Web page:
Survival Russian is an intensely practical guide to conversational, colloquial and culture-rich Russian. It uses humor, current events and thematically-driven essays to deepen readers’ understanding of Russian language and culture. This enlarged Second Edition of Survival Russian includes over 90 essays and illuminates over 2000 invaluable Russian phrases and words.
Fearful Majesty

Fearful Majesty

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Stargorod: A Novel in Many Voices

Stargorod: A Novel in Many Voices

Stargorod is a mid-sized provincial city that exists only in Russian metaphorical space. It has its roots in Gogol, and Ilf and Petrov, and is a place far from Moscow, but close to Russian hearts. It is a place of mystery and normality, of provincial innocence and Black Earth wisdom. Strange, inexplicable things happen in Stargorod. So do good things. And bad things. A lot like life everywhere, one might say. Only with a heavy dose of vodka, longing and mystery.
The Moscow Eccentric

The Moscow Eccentric

Advance reviewers are calling this new translation "a coup" and "a remarkable achievement." This rediscovered gem of a novel by one of Russia's finest writers explores some of the thorniest issues of the early twentieth century.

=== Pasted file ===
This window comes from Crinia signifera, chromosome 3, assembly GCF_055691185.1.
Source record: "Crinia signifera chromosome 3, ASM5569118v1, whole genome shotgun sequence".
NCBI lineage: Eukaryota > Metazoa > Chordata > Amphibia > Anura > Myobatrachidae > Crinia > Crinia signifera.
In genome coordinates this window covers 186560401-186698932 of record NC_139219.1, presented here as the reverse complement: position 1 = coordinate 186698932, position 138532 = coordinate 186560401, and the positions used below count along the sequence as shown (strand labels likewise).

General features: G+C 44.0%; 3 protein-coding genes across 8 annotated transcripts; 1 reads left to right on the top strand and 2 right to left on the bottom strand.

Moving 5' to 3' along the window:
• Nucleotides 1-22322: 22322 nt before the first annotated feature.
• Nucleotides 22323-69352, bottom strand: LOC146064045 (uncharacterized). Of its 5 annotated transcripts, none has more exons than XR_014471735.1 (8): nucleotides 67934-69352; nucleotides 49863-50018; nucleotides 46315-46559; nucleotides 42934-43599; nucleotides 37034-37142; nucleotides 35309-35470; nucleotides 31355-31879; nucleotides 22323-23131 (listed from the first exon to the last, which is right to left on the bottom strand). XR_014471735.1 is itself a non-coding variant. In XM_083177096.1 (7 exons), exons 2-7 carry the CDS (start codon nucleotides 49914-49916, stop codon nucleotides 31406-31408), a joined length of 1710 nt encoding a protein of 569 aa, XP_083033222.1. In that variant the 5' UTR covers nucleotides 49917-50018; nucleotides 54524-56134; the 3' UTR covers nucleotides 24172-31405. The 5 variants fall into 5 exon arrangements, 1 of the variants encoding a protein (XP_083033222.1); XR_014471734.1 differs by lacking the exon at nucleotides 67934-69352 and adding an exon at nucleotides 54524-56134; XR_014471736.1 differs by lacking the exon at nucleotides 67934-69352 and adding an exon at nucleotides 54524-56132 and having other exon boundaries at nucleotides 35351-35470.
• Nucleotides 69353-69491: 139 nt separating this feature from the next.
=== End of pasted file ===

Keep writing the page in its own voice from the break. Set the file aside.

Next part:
The Little Golden Calf

The Little Golden Calf

Our edition of The Little Golden Calf, one of the greatest Russian satires ever, is the first new translation of this classic novel in nearly fifty years. It is also the first unabridged, uncensored English translation ever, and is 100% true to the original 1931 serial publication in the Russian journal 30 Dnei. Anne O. Fisher’s translation is copiously annotated, and includes an introduction by Alexandra Ilf, the daughter of one of the book’s two co-authors.
Jews in Service to the Tsar

Jews in Service to the Tsar

Benjamin Disraeli advised, “Read no history: nothing but biography, for that is life without theory.” With Jews in Service to the Tsar, Lev Berdnikov offers us 28 biographies spanning five centuries of Russian Jewish history, and each portrait opens a new window onto the history of Eastern Europe’s Jews, illuminating dark corners and challenging widely-held conceptions about the role of Jews in Russian history.
Faith & Humor: Notes from Muscovy

Faith & Humor: Notes from Muscovy

A book that dares to explore the humanity of priests and pilgrims, saints and sinners, Faith & Humor has been both a runaway bestseller in Russia and the focus of heated controversy – as often happens when a thoughtful writer takes on sacred cows. The stories, aphorisms, anecdotes, dialogues and adventures in this volume comprise an encyclopedia of modern Russian Orthodoxy, and thereby of Russian life.
The Latchkey Murders

The Latchkey Murders

Senior Lieutenant Pavel Matyushkin is back on the case in this prequel to the popular mystery Murder at the Dacha, in which a serial killer is on the loose in Khrushchev’s Moscow...